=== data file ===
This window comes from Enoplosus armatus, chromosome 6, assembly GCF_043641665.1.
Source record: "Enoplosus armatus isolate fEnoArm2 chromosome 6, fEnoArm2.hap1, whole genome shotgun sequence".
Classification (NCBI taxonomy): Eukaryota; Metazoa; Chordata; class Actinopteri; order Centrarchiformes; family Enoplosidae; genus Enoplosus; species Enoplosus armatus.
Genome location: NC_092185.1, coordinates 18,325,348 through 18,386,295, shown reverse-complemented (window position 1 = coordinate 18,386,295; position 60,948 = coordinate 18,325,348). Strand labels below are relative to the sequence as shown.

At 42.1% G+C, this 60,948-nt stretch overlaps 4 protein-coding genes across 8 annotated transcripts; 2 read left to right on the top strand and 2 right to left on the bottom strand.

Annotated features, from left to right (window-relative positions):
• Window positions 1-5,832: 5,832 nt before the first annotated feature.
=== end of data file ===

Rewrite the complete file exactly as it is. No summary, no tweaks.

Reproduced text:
This window comes from Enoplosus armatus, chromosome 6, assembly GCF_043641665.1.
Source record: "Enoplosus armatus isolate fEnoArm2 chromosome 6, fEnoArm2.hap1, whole genome shotgun sequence".
Classification (NCBI taxonomy): Eukaryota; Metazoa; Chordata; class Actinopteri; order Centrarchiformes; family Enoplosidae; genus Enoplosus; species Enoplosus armatus.
Genome location: NC_092185.1, coordinates 18,325,348 through 18,386,295, shown reverse-complemented (window position 1 = coordinate 18,386,295; position 60,948 = coordinate 18,325,348). Strand labels below are relative to the sequence as shown.

At 42.1% G+C, this 60,948-nt stretch overlaps 4 protein-coding genes across 8 annotated transcripts; 2 read left to right on the top strand and 2 right to left on the bottom strand.

Annotated features, from left to right (window-relative positions):
• Window positions 1-5,832: 5,832 nt before the first annotated feature.